In order to tackle the work load problem, a severe weather forecasting program has been tested at FMI since January 2005. Currently, seven Warning Weather Service forecasters are involved in the program. One extra forecaster is in duty every weekday and he or she will work in the weather room, as long as needed, up to from 9 AM to 9 PM. The main objectives of the program are to provide emergency authorities and other forecasters with information on severe weather risk 0-48 h before the event hits and to improve operational severe weather warnings. The program also aims to improve forecasting tools together with the developers and to learn more on severe weather forecasting in and around Finland. The main means of communication is a severe weather outlook issued by the preparedness forecaster. The outlook typically contains a picture of the area at risk and a written severe weather outlook.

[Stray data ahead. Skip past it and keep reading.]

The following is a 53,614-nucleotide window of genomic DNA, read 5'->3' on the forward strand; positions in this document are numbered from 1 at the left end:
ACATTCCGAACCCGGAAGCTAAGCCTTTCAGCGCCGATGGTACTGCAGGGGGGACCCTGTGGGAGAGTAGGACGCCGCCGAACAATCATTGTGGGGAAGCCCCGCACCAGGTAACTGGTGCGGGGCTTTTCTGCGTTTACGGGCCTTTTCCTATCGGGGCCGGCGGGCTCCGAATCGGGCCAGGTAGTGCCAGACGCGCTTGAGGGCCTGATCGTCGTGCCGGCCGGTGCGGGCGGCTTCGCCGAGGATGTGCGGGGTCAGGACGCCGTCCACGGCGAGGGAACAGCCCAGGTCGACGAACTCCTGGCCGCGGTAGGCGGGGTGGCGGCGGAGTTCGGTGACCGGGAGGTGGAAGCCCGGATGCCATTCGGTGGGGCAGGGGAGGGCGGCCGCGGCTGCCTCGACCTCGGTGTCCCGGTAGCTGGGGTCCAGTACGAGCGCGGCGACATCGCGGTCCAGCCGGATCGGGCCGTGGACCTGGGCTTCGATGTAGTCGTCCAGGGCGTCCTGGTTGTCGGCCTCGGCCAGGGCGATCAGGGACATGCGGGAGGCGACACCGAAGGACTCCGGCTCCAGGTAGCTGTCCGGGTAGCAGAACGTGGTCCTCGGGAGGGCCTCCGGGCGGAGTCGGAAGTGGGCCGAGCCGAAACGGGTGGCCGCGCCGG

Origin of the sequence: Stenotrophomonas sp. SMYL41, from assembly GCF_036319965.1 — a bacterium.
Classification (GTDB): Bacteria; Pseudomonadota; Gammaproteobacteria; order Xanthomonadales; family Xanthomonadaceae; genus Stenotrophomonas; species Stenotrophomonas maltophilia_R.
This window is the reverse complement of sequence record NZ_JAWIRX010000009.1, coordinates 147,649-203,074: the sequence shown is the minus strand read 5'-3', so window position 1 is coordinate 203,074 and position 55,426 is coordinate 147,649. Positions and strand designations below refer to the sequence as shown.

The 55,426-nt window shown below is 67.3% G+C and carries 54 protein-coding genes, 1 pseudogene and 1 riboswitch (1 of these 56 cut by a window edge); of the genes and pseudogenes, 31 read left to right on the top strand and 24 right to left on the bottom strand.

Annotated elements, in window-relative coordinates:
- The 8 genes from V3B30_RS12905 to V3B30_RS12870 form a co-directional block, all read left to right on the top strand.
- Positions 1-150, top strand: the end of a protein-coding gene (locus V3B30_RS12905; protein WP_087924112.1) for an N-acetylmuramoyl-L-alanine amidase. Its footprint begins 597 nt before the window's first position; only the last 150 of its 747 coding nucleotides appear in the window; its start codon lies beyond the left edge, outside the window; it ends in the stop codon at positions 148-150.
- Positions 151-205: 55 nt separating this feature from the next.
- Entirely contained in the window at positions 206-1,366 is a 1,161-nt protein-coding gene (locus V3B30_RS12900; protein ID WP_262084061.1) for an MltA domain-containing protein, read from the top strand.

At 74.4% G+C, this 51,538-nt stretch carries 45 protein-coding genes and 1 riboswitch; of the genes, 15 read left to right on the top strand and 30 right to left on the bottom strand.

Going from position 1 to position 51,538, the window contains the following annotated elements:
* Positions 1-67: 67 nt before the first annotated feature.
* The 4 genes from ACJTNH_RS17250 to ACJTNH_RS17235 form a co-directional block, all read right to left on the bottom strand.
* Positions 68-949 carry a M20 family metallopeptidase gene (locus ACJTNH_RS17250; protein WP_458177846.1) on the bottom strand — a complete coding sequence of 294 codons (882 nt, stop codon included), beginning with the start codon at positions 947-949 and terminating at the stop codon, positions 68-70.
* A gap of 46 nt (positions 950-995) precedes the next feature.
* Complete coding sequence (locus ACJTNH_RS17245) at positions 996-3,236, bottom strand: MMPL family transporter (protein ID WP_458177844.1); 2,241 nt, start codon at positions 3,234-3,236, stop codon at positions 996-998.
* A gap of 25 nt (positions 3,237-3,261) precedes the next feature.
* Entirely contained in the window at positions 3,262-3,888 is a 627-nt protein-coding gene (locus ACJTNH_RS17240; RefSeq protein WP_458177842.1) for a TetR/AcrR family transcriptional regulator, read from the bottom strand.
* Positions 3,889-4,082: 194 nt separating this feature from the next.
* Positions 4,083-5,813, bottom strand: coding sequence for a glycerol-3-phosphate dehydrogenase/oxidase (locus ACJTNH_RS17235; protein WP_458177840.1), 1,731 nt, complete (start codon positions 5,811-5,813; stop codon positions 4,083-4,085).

The preparedness forecasters have acted as test users for several new nowcasting tools. During the summer 2006 they tested two Vaisala lightning tracking softwares, a hydrometeor classification algorithm and a meteorological workstation extension which makes possible to overlay real-time storm damage reports from the emergency response centers with meteorological data. Since 2005, a sounding tool with hodographs, numerous convection parameters and fully adjustable temperature and moisture profiles has also been tested.